We live in an age of convenience. Most of you reading this can probably purchase food at more than a dozen locations within a ten minute drive or your home. The majority of this food is ready-to-eat or ready-to-cook. Most of us have sacrificed the art of cooking for the convenience of the pre-packaged meal. We as Americans love convenience, saving time and effort, and not having to do math when it comes to cooking. Sadly this has had some detrimental effects on our health with obesity, bad cholesterol, diabetes, chronic heart disease, and other diet related illnesses sky-rocketing in the last 50 year since the advent of processed foods.

All of us have not-so-fond memories of being forced to sit at the dinner table as children until we ate all of our vegetables. The majority of us only like a few vegetables and many of us don't care for them at all, we eat them because we know we should, it's good for our bodies. I'll be the first to admit that I force myself to eat the majority of vegetables that I do, and surprisingly I find as an adult I actually like a lot of things that I found "icky" as a kid. I now love fish, peppers, onions, leeks, salad, squash, pumpkin and many other things I hated or never tried as a child.

But here is the frightening thing. I, now looking back at things, realize that I was of a generation of transition in diet. Being of Irish-Italian descent and a member of the lower middle class I grew up in a household where we ate a diet that most Americans are familiar with: pasta, chicken, potatoes, spinach, broccoli, roasts, beef stew...and as we lived with my grandparents I was spoiled with plenty of junk foods and baked goods. Here is where my memory picks up something, I also remember eating fast food and pizza often. I am by no means saying my mom is bad for letting us eat such foods, she was just part of a growing trend that is now approaching a norm in America, the single mother. She was a nurse and often worked long hours, 6 days a week and as such she was often far too tired to cook for us, my grandmother by the way was a horrible cook and knew it so she refrained from any culinary adventures and my grandfather had cancer since before I was born so he was often too tired to even get out of his rocking chair and walk about the house due to medications and chemo. So this being said I probably ate processed foods (pizza, take-out, fast food, or frozen) more times in a week than I did home-cooked meals. Being a Lynner in a less wealthy part of town (the Highlands) I was actually one of the lucky ones, most of the kids I knew almost always ate fast food or frozen foods.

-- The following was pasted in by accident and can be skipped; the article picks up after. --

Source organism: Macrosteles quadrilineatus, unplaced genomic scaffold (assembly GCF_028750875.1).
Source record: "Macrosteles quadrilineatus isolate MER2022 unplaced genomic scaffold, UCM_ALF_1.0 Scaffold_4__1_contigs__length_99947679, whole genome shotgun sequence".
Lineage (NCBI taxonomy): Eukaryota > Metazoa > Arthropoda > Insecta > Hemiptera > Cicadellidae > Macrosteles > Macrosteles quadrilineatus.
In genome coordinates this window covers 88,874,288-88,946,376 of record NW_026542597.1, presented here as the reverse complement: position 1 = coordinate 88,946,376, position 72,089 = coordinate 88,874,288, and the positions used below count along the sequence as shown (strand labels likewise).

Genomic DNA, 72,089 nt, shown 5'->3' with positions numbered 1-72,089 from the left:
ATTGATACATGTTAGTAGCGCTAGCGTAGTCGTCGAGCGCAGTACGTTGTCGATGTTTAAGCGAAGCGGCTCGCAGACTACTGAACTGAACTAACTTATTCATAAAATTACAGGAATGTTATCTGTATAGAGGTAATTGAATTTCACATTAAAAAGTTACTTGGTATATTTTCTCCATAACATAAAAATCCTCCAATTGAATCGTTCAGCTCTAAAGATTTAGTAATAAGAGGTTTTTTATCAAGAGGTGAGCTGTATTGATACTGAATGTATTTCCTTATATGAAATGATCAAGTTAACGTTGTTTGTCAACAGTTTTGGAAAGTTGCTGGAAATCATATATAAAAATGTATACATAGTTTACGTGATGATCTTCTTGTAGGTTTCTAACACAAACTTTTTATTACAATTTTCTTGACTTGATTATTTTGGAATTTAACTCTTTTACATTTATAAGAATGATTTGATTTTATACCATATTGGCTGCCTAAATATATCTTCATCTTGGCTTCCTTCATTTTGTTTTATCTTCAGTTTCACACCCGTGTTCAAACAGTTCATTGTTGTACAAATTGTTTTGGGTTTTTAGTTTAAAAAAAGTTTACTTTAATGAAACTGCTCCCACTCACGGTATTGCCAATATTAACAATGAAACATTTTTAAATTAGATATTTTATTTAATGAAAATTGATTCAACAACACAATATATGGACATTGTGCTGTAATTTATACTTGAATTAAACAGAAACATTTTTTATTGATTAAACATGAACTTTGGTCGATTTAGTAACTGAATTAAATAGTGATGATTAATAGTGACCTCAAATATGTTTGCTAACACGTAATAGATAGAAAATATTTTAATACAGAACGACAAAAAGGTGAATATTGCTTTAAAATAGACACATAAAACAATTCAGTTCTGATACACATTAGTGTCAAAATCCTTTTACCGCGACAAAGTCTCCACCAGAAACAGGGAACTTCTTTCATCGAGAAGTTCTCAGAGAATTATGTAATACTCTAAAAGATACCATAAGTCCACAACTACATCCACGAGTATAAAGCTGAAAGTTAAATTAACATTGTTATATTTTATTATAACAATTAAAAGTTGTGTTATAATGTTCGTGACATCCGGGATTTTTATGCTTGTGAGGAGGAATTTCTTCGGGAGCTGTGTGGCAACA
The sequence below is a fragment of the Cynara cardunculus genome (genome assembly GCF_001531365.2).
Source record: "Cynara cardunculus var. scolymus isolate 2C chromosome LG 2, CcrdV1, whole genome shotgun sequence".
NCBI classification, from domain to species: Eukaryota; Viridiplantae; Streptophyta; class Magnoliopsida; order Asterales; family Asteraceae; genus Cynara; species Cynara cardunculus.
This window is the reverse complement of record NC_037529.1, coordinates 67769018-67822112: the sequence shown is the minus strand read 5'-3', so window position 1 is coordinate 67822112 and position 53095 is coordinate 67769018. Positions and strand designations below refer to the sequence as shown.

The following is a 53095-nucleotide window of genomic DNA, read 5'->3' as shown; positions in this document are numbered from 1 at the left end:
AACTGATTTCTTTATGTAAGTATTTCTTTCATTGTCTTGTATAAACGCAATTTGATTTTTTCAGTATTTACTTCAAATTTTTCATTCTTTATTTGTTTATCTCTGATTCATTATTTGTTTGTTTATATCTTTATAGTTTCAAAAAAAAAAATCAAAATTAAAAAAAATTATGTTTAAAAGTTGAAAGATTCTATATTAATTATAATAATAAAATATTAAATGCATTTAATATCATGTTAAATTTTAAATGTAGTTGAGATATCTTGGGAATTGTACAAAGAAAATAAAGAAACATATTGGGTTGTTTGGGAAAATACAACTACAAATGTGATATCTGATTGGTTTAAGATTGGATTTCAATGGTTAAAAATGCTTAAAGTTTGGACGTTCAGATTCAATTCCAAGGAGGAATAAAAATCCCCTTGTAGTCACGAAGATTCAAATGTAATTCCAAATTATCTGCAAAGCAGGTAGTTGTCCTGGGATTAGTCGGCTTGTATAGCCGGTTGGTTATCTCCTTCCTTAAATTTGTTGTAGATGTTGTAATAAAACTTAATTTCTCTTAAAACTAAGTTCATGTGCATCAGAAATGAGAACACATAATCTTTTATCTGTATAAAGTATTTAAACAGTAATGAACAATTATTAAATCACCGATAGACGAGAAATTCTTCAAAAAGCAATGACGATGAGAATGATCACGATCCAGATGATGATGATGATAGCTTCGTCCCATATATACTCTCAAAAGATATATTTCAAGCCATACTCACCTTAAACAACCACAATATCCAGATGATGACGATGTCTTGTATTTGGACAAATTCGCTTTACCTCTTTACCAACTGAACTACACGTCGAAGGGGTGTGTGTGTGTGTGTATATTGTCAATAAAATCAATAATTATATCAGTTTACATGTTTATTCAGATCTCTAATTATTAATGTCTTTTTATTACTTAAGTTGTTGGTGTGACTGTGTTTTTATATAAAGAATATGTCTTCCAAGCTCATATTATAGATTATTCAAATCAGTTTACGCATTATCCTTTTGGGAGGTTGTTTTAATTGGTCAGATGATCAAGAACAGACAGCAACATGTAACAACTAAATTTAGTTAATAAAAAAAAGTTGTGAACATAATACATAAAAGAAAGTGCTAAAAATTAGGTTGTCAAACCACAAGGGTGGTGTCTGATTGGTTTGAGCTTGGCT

So I can now only venture to what the diets must be like for most Lynners as we can say without trying to hide anything that most Lynners, including myself when I lived in Lynn, are lower middle class or even below that. In fact, in terms of residents living under the poverty line, I would venture that Lynn is probably one of the poorest cities in MA and probably the poorest on the North Shore. Often times in poorer families the first thing that gets cut is money spent on food, not in quantity but quality. Anyone who has been to the supermarket knows you can buy more macaroni and cheese than you can fish for ten dollars. Anyone who has been to a fast food chain knows the only vegetables on the menu are either onions or potatoes deep-fried in fat.

With this knowledge that income has direct correlations with diet and that diet is intimately linked with health and thus with well-being and happiness why would anyone oppose a source of fresh produce in an urban city with a large population of under-earning families? Not to use the cliche, but in this economy why would anyone oppose a source of jobs, many of which go to youths which are the worst hit by this current recession.

Let me break it down as to why the Food Project in Lynn is easily one of the more important employers. I don't know the exact numbers as I have yet to find a reliable source so until then I will try to be conservative.
The Food Project employs mostly youths for the summer, the time of year when they aren't in school. This does a few things, it keeps these kids off the streets and away from bad influences like gangs, drugs, and alcohol. Someone who spent all day in the sun working in a garden isn't going to be spending all night smashing windows and smoking dope. The youths are also learning during a time period when most kids relish the idea of watching tv, playing video games and going to the beach all day. I would not be surprised if a study were to be done that resulted in finding that kids working with the food project received better grades than kids who don't. Another bonus is that these kids are learning valuable work skills at an age when most kids are lounging around the house on summer break. Did I also mention that these kids, and the other workers of the Food Project, pay taxes too. That's right, while they are out in the sun sweating away their summer days they are paying for your roads, social security, and many other tax-funded items in your city and state. One more perk is that for both the students and the workers this organization is providing vital job and social skills.